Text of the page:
Grinding poverty, human rights abuses and police detentions are fuelling tension in Angola’s oil-rich province of Cabinda, but for now, international oil companies have little to fear.
Roughly the size of Puerto Rico and separated from the rest of Angola by a strip of land belonging to the Democratic Republic of Congo, Cabinda accounts for most of Angola’s 2 million barrels of oil per day.
For the half a million residents of the impoverished territory, the oil has brought few benefits. The region caught international attention in early January when FLEC rebels ambushed the bus of Togo’s visiting soccer team, killing two.
“Cabindans are tired of not seeing the oil money,” said Martinho Nombo, a former vice-governor of Cabinda who is now a lawyer and university professor. “Ever since FLEC carried out the attack in January tensions have been rising.”
FLEC, or Front for the Liberation of the Enclave of Cabinda, has been locked in three decades of mostly low-level insurgency against the government.
Heavily armed police have been seen patrolling the streets of Cabinda months after the rebel attack.
“We don’t want to speak about FLEC. That is being treated within the realm of international terrorism,” Mawete Joao Baptista, the governor of Cabinda, told Reuters.
“Our attention at the moment is focused on the economy and improving the lives of Cabindans.”
His urgency has a reason: both FLEC rebels and ordinary Cabindans claim to see little of the money that comes from their land.
The ambush on the Togo bus triggered a police crackdown that led to the arrest of several prominent figures in Cabindan society, including a university professor, a human rights activist and a priest.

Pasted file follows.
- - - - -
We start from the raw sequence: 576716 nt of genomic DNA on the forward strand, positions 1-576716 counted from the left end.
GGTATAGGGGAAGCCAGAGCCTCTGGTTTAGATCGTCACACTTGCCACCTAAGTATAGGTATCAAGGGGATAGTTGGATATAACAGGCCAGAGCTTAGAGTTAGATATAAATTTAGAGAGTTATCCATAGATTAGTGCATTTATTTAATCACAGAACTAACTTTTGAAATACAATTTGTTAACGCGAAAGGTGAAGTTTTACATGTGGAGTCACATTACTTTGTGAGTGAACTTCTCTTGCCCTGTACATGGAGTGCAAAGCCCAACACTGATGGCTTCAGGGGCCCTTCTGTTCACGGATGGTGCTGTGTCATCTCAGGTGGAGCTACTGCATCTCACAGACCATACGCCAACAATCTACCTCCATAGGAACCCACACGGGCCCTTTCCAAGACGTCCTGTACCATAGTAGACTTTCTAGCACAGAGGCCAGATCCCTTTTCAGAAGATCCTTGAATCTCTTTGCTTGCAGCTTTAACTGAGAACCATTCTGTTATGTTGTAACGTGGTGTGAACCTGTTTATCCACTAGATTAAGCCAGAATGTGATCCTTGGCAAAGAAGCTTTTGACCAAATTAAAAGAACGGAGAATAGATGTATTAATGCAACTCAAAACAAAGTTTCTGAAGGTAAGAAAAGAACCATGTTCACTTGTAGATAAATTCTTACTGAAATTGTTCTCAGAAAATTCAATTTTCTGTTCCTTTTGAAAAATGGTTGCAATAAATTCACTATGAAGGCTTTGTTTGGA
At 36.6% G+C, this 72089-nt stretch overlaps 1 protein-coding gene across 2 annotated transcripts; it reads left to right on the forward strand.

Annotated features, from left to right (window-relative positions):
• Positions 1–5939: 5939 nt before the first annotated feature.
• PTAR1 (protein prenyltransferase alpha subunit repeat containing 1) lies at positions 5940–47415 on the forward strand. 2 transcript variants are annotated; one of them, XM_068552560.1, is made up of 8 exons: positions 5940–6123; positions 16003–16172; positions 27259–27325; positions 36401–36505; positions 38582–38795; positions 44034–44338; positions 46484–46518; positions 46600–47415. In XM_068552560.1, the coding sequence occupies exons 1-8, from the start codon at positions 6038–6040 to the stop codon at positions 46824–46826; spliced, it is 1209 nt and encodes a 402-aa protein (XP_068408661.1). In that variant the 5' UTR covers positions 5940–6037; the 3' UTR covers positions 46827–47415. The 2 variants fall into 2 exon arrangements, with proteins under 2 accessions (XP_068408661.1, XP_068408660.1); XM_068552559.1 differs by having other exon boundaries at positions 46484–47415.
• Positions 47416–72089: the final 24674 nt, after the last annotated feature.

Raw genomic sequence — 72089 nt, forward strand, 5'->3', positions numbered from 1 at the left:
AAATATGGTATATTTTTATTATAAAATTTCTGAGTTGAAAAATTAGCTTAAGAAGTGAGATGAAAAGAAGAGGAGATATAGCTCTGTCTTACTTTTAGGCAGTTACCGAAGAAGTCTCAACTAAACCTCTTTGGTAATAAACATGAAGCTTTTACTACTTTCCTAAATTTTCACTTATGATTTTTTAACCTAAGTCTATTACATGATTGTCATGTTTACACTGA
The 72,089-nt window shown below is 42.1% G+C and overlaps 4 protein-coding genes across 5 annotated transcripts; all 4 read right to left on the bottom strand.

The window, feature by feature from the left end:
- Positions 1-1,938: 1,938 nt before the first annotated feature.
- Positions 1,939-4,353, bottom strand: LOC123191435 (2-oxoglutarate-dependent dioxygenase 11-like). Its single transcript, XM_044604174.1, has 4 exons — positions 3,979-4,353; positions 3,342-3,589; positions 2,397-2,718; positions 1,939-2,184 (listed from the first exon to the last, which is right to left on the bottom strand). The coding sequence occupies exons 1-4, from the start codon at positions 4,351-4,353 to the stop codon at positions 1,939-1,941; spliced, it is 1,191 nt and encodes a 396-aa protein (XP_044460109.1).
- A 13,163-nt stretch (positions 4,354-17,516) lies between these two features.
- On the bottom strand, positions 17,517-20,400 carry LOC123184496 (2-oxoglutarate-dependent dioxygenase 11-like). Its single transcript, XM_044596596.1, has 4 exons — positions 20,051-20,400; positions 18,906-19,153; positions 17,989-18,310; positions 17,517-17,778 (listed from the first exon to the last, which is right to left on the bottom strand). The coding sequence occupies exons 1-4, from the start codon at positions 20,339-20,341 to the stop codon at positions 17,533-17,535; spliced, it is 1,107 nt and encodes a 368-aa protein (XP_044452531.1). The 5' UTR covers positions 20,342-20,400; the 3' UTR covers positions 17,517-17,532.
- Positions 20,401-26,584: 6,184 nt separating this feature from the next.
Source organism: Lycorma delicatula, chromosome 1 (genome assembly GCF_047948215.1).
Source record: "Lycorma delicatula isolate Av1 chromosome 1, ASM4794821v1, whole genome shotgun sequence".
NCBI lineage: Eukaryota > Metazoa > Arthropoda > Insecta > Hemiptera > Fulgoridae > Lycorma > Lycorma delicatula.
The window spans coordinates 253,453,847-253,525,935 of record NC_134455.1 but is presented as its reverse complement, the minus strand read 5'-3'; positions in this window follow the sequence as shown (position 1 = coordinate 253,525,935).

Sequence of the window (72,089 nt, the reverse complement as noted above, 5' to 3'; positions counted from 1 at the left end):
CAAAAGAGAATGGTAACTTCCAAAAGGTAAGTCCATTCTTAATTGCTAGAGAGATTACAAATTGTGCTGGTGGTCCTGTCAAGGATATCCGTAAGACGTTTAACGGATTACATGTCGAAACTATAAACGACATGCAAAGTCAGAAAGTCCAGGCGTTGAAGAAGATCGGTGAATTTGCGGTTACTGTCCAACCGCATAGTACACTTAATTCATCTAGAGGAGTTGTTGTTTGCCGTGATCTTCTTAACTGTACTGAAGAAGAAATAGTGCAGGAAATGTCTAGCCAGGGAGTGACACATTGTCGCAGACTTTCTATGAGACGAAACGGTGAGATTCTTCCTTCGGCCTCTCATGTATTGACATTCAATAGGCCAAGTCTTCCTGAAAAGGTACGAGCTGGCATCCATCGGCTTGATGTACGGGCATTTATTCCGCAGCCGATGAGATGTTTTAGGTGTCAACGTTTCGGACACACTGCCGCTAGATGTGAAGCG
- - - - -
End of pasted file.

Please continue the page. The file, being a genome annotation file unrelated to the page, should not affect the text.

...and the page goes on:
All three have been held for months without a trial and are being accused of committing crimes against the state.
“I hope they manage to defend themselves properly,” said Filomeno Vieira Dias, the Bishop of Cabinda, who added he had heard of human rights abuses carried out by police.
“I feel sorry that these people have been arrested for far too long without a trial.”
Human Rights Watch has repeatedly accused authorities in Cabinda of violating human rights. A spokesperson for the Angolan police denied the police were guilty of any abuse.
The detentions prompted some Cabindans to call for a massive street protest last month. But the march was called off at the last minute, after police increased their presence on the streets.
“I can’t talk about this now,” said Luis, a street vendor, when asked about why the protest had been cancelled.
While a small number of FLEC separatists in hiding are unlikely to pose an immediate threat to order in Cabinda, frustration is rising among ordinary citizens.
“The only thing most Cabindans get from the offshore oil exploration is this sticky black sand on the beach,” said Luis, a 20-year-old unemployed Cabindan, as he stood on the beach looking out at a handful of oil rigs on the horizon.
Angola rivals Nigeria as Africa’s biggest oil producer and oil giants Chevron Corp, Total SA, Exxon Mobil Corp, among others, are all involved in oil exploration activities in Cabinda.
But oil companies have little to fear, said Nombo, the former vice governor of Cabinda.
“One of Cabinda’s beauties, for oil companies anyway, is that oil production is offshore. They won’t have the kinds of problems firms face in Nigeria where militants carry out attacks on onshore oil installations.”